data security | smb

“Do unto others,” the Golden Rule says, “as you would have them do unto you.”

Everyone knows the Golden Rule. It’s a simple bit of moral philosophy that tells us to treat others the way we would like to be treated. Though most of us strive to be the best possible version of ourselves, as individuals we all occasionally fail to follow the Golden Rule.

But to (almost) quote David Bowie, we try.

Oh, we try.

What about companies, though? Do they consistently try to follow the Golden Rule? When it comes to data security, unfortunately many companies do not. When a business fails to protect sensitive data and/or fails to mitigate the impact of a data breach, are they treating their customers the way they would like to be treated?

The answer to that question is an all-caps “NO.”

Careless employees who toss sensitive data in the dumpster and companies that fail to take legally required corrective action in the event of a data breach are not treating customers in a manner consistent with both the law and consumer expectations about what being a decent and human company means in the 21st century.

When we were children, breaking the Golden Rule was usually accompanied with a lecture from a parent or teacher, followed with a relatively trivial punishment like being grounded from Saturday morning cartoons. Missing The Smurfs may have felt like a pretty severe punishment when you were a kid. However, the punishment companies receive from failing to adhere to the Golden Rule when it comes to data security is starting to be measured in the millions and billions of dollars.

Need examples?

Google was recently in the headlines after being fined $57M under Europe’s General Data Protection Regulation (GDPR). The specific infraction and fine were the result of Google failing to disclose how data is collected across its services (including the company’s search engine, YouTube, and Google Maps) for the purpose of creating personalized ads for users. In plain English, Google was spying on, getting creepy with, and finally lying (or, omitting the truth) to its customers.

In even plainer English, Google broke the Golden Rule—and paid a steep fine as a result.

In 2013, the pharmacy chain Walgreen’s paid a $16.6M fine after it broke the Golden Rule (and the law) by discarding prescription receipts and pill bottles containing patient names, dates of birth, drug names, prescription record numbers, and other sensitive patient data in dumpsters outside of more than 600 stores.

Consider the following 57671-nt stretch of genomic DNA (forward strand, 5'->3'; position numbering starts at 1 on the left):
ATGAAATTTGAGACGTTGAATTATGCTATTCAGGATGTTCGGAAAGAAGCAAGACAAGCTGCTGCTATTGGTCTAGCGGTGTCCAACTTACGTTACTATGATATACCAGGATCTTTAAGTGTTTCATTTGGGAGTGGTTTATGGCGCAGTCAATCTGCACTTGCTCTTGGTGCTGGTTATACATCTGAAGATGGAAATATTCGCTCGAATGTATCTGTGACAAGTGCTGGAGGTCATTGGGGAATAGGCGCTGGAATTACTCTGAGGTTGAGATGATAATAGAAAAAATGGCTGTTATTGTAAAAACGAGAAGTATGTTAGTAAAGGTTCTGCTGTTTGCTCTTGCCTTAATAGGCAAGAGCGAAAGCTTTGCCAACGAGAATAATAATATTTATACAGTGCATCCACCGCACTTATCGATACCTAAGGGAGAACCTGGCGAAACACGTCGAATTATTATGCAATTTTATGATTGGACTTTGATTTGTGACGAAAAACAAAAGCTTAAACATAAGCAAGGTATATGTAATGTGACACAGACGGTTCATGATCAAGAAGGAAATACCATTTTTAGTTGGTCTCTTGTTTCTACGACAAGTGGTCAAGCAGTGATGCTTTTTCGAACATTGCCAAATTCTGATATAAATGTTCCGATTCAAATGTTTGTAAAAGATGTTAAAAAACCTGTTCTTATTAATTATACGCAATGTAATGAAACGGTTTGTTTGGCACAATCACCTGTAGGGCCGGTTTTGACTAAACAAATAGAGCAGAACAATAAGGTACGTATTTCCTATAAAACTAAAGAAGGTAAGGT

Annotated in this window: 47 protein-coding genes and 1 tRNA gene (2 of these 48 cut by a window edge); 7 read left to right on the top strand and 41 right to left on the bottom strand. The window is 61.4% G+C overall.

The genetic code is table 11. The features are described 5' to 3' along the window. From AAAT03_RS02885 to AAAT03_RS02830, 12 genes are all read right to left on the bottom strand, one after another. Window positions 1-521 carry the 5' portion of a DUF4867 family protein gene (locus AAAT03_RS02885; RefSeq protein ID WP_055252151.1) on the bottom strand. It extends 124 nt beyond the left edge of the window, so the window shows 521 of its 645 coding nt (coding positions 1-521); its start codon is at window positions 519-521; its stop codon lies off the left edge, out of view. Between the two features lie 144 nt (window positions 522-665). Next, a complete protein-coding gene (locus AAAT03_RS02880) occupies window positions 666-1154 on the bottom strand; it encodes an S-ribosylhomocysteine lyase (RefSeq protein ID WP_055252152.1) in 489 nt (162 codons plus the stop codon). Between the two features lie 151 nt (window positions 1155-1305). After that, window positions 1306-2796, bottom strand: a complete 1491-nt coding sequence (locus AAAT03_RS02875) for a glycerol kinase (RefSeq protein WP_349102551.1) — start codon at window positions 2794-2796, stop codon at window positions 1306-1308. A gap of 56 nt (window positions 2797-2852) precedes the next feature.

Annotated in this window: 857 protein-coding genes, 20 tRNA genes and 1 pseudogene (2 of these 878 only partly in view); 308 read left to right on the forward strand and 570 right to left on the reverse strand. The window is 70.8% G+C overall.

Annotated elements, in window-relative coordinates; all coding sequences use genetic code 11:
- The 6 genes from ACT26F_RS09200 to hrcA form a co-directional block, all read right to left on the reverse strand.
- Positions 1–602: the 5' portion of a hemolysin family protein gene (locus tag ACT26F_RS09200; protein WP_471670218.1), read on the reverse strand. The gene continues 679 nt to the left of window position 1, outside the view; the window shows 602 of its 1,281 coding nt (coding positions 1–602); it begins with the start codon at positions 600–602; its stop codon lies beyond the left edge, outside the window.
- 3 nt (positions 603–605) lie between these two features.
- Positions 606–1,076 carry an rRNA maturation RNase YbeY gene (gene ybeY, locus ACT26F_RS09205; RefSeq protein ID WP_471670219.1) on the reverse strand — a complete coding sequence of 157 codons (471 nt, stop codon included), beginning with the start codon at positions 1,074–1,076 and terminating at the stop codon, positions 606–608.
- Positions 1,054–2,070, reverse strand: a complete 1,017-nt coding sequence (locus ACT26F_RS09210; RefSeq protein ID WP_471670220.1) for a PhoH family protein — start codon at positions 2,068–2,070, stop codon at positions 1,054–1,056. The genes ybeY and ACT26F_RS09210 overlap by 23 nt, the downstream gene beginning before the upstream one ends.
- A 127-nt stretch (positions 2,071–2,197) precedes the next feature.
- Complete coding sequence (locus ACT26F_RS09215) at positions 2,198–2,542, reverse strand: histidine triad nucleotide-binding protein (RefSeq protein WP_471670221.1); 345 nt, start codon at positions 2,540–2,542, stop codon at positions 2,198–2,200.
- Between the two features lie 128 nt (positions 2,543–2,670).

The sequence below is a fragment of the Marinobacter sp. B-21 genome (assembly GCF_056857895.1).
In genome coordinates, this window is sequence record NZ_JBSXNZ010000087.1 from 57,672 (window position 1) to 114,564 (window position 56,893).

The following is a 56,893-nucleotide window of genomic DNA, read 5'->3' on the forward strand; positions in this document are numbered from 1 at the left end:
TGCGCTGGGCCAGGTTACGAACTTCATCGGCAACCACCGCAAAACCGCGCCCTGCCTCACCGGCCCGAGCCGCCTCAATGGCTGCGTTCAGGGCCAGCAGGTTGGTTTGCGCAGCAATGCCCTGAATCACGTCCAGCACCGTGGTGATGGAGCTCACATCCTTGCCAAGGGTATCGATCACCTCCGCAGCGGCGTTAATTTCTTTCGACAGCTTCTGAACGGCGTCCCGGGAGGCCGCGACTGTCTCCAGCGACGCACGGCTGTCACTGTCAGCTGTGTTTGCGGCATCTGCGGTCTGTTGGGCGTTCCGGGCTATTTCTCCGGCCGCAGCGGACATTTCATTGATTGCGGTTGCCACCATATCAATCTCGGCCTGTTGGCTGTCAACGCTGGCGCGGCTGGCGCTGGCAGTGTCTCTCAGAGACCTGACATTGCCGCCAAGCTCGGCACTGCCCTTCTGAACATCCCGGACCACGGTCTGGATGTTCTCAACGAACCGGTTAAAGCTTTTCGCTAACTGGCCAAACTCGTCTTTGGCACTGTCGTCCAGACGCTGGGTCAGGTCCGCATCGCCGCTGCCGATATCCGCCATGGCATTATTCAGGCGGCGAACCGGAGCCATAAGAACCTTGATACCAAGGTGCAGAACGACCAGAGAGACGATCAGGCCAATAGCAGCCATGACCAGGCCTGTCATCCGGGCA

In 2018, the public became aware of a massive data breach at Facebook that exposed the private information of 50 million users. With its European corporate headquarters located in Dublin, there is talk that the penalty levied by the Irish Data Protection Commission will be the largest fine yet under the GDPR. In this case, failing to adhere to the Golden Rule (and EU law) could cost Facebook billions of dollars.

That’s billions—with a big capital B.

At CSR Privacy Solutions, we provide a suite of services to data security companies (including shredding companies) serving small and medium-size businesses (SMBs) that help ensure their customers remain compliant with local, national, and international data security and privacy protection laws.

That’s what we do.

But helping companies avoid fines isn’t the main reason we are passionate about proper, ethical, legal handling of sensitive data.

We believe that in the 21st century, privacy protection and data security are moral imperatives. The fines levied against companies like Google, Facebook, and Walgreen’s play an important role in ensuring companies comply with the law. That said, fines do not undo the personal trauma customers and users face when their data is carelessly and illegally handled.

Multimillion- and even multibillion-dollar fines are important enforcement actions, but true data security only exists for customers of business that understand privacy protection isn’t just a matter of legal compliance and fine avoidance.

It’s about treating others the way you want to be treated.

It’s about the Golden Rule.

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